First of all, let’s look at Matt. In a cold open that would make Quentin Tarantino nod his head in approval, we’re introduced to Stick, a blind old man (played with gruff relish by Scott Glenn) who became a sort of mentor to Matt after the death of his father. Think Bill from Kill Bill crossed with Yoda, with a little Ra’s al Ghul thrown in for good measure. Their training scenes are fascinating, lending more believability to the idea of being able to ‘see’ using heightened awareness of your other senses – it certainly makes more sense than just saying he can sense that someone’s bleeding by “tasting the copper in the air”.
His return to Matt’s life brings with it some surprises and further moral dilemmas. He wants Matt’s help on a mission, but will only let him tag along if he agrees to start killing. It’s not an original quandary for superheroes – it’s basically the entire reason Batman exists, after all – but it provides the two men with ample room for confrontation and explains why their training ended so abruptly when Matt was a child. “I needed a soldier,” Stick sneers, “but you wanted a father.” His appearance ends on an intriguing note; one that’s sure to have fans of the comics salivating with glee. We definitely haven’t seen the last of Stick.
More unexpectedly (but infinitely more satisfyingly), Shadows in the Glass is dominated by Fisk. As his business contacts become increasingly sceptical of his control over the masked man ruining their operation, he retreats into his lavish apartment, hiding away from even his assistant, Wesley (Toby Leonard Moore), perhaps the only real friend he’s got. It’s an unexpectedly sad episode; there’s something undeniably tragic about Fisk’s home existence and it seems his past is no happier.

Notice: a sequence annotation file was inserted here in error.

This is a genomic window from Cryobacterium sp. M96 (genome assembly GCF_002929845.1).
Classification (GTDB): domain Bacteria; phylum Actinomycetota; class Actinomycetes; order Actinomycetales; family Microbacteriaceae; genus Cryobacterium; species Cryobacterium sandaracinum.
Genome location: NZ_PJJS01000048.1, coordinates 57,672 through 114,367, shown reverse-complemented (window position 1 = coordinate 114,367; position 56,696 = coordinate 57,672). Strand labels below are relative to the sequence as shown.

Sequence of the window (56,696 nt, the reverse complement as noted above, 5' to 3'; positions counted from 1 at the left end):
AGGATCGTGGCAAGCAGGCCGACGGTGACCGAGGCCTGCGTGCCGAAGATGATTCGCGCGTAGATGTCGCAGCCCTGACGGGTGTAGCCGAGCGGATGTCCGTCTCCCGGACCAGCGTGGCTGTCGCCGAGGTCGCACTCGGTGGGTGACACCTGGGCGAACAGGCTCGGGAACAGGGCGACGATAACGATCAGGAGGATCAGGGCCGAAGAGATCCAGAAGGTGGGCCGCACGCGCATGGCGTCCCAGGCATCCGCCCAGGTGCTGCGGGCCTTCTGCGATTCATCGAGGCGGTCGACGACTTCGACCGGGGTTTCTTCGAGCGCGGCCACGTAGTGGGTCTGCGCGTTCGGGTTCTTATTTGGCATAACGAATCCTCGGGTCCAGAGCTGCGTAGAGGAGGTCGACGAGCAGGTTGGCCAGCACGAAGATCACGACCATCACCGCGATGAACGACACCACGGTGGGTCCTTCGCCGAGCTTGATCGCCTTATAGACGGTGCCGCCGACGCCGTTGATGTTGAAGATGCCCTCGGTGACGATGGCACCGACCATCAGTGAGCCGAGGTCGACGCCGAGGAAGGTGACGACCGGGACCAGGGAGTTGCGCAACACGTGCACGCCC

We’ve heard him divulge a little about his life, in conversation with the beautiful gallery owner, Vanessa (Ayelet Zurer), but here we see the young Willy Fisk for ourselves; an overweight, emotional little boy a million miles away from the shadowy businessman we’ve seen so far. Suffice it to say that little Willy’s childhood wasn’t a happy one. The reveal of how Fisk inherited his father’s cufflinks – and exactly why he was so drawn to the all-white canvas he hangs above his bed – is one of the most devastating moments in a series that’s been packed with drama.
Speaking of Vanessa, it’s fair to say that she’s quickly become one of the most fascinating parts of Daredevil. Far from the naïve, sheltered socialite she first appeared to be, she proves to be well-versed in the seedier aspects of New York life. By the end of Shadows in the Glass, she and Fisk have become a formidable-looking pair – capable, perhaps, of holding their own against Netflix’s other political power couple.
Not content with simply being complex by Marvel’s standards, Daredevil has spun a web of intrigue that would put most other dramas to shame. The dominoes are stacking up nicely. What will finally make them topple is anyone’s guess.
Update: June 2016: Daredevil Season 1 is available in HD for £5.99 on TalkTalk TV Store for “a limited time”.
Marvel’s Daredevil is available to watch on Netflix UK, as part of a £7.99 monthly subscription.
Where can I buy and rent Daredevil online?
Daredevil Season 1 is available to buy and rent on pay-per-view platforms Amazon Instant Video, TalkTalk TV Store and iTunes.
Photo: Barry Wetcher © 2014 Netflix, Inc. All rights reserved.